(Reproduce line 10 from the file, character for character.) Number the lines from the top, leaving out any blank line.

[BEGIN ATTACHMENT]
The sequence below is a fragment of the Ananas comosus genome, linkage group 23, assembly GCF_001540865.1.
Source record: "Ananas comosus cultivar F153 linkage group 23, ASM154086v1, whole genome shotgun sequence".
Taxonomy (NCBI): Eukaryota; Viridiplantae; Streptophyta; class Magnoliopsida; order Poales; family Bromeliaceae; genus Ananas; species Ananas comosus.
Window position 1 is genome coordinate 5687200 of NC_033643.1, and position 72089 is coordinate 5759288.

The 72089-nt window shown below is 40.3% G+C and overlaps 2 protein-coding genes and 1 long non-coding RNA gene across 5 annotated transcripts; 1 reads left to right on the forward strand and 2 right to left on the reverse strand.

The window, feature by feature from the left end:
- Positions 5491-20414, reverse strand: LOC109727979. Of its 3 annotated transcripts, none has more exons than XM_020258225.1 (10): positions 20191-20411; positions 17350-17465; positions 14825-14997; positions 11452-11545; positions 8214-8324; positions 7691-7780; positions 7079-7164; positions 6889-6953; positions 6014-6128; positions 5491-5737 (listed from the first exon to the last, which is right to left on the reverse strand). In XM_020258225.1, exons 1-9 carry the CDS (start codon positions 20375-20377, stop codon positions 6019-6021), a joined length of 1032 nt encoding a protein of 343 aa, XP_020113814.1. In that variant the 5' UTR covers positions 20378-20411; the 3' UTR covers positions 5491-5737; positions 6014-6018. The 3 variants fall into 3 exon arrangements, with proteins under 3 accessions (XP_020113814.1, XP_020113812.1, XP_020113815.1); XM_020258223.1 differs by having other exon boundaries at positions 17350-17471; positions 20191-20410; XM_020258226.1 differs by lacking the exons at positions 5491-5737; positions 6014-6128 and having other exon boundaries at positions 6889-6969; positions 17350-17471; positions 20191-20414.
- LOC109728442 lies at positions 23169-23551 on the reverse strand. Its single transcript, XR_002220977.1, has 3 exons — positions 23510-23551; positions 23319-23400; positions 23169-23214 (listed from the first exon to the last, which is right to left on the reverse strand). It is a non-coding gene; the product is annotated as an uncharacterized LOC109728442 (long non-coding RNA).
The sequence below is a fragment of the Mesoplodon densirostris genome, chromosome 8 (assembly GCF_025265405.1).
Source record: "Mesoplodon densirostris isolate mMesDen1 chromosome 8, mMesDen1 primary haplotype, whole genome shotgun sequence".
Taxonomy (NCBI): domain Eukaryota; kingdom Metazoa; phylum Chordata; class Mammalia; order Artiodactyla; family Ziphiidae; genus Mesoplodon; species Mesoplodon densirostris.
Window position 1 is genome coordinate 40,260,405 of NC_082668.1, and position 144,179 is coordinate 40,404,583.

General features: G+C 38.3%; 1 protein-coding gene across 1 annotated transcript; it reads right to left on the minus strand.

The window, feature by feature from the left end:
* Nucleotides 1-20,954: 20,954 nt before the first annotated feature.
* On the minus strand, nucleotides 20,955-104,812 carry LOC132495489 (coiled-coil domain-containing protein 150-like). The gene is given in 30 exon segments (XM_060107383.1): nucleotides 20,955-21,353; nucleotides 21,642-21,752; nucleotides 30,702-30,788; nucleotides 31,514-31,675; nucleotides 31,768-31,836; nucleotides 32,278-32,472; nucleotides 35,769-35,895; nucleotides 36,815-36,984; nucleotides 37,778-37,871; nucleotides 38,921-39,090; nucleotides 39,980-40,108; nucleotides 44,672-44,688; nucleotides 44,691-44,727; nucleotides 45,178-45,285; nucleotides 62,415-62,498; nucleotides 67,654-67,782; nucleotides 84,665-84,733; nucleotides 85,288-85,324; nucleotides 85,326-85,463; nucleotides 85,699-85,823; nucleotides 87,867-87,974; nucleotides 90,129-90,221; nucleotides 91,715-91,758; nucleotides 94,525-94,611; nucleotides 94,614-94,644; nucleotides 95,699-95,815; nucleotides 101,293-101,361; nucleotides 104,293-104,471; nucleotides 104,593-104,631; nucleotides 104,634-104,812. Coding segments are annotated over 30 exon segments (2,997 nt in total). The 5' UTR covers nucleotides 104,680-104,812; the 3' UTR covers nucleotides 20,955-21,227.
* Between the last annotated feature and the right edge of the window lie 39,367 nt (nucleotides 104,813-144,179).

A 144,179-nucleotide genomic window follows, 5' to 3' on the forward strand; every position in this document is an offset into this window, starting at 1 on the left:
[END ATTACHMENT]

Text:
Source record: "Mesoplodon densirostris isolate mMesDen1 chromosome 8, mMesDen1 primary haplotype, whole genome shotgun sequence".